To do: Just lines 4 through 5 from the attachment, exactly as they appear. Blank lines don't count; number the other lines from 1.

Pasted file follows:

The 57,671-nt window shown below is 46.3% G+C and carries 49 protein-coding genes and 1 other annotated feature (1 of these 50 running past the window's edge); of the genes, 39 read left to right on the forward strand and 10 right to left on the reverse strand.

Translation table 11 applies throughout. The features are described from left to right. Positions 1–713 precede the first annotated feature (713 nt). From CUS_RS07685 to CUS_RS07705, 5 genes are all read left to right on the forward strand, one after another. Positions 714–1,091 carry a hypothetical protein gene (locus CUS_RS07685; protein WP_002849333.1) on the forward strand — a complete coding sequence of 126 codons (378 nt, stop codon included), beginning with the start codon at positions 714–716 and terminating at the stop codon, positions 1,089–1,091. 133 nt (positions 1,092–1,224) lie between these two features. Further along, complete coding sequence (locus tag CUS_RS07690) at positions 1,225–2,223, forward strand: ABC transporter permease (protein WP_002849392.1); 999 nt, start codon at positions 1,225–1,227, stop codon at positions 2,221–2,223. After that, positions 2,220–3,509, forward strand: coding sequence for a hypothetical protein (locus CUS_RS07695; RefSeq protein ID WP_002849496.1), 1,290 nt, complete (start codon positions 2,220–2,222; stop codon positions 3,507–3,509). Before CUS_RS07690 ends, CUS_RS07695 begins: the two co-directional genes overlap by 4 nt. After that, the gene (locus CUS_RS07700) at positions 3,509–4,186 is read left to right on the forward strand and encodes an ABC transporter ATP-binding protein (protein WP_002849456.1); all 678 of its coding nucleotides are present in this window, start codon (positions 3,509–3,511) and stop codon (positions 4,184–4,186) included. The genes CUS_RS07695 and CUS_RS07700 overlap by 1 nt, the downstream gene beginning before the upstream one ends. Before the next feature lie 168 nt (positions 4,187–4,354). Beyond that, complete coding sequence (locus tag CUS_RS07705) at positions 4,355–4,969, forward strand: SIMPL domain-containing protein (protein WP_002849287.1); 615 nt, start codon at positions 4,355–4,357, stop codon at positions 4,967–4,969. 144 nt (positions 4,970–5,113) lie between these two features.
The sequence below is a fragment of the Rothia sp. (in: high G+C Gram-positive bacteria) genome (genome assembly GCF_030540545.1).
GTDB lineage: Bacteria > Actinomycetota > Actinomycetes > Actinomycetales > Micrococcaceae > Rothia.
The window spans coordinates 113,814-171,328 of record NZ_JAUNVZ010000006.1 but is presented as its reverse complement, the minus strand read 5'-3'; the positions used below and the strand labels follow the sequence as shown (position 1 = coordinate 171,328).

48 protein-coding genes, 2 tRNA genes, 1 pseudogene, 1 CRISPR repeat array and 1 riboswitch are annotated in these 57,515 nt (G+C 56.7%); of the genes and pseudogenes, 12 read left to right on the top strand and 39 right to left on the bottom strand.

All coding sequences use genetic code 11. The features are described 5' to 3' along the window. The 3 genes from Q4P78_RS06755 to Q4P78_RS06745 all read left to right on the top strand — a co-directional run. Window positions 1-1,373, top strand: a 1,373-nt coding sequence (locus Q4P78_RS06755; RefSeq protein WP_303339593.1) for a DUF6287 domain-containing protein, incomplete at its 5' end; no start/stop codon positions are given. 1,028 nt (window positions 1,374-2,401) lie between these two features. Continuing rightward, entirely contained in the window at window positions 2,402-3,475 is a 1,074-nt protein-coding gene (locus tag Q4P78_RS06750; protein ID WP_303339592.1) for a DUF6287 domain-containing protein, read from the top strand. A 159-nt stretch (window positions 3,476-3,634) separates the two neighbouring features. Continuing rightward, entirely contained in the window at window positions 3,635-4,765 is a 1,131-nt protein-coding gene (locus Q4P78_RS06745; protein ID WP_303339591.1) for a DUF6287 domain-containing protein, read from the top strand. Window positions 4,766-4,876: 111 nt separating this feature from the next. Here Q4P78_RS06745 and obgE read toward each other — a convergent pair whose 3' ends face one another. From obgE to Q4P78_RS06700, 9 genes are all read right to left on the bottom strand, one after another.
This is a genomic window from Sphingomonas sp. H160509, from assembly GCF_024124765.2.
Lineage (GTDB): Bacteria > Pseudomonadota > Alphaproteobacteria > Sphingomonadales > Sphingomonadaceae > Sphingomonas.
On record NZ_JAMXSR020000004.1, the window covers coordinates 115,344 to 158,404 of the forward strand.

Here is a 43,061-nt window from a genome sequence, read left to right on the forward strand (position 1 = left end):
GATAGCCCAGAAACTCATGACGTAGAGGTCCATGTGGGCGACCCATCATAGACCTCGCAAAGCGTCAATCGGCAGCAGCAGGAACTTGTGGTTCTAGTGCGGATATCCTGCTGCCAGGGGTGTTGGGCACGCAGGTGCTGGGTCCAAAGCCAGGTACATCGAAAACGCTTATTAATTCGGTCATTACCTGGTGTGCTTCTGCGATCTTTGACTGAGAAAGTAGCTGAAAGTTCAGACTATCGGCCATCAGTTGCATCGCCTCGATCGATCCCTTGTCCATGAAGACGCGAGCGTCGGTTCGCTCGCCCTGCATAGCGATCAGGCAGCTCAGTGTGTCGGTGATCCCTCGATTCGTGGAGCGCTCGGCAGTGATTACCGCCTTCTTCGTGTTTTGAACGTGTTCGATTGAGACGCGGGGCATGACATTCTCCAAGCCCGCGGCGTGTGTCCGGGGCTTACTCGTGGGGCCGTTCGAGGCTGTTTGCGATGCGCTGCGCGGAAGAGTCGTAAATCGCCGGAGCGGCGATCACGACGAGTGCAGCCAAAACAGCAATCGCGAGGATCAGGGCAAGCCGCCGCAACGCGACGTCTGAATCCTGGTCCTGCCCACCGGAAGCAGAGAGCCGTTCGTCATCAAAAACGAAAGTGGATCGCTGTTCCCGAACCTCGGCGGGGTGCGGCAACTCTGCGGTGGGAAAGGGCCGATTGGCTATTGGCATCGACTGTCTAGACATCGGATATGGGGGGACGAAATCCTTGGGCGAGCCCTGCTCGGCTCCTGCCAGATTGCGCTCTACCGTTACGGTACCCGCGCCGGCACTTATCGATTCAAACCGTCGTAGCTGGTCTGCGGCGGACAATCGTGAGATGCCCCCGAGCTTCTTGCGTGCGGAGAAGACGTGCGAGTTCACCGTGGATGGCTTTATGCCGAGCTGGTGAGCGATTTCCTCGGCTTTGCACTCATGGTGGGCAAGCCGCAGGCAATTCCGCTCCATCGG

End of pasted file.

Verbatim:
GTDB lineage: Bacteria > Actinomycetota > Actinomycetes > Actinomycetales > Micrococcaceae > Rothia.
The window spans coordinates 113,814-171,328 of record NZ_JAUNVZ010000006.1 but is presented as its reverse complement, the minus strand read 5'-3'; the positions used below and the strand labels follow the sequence as shown (position 1 = coordinate 171,328).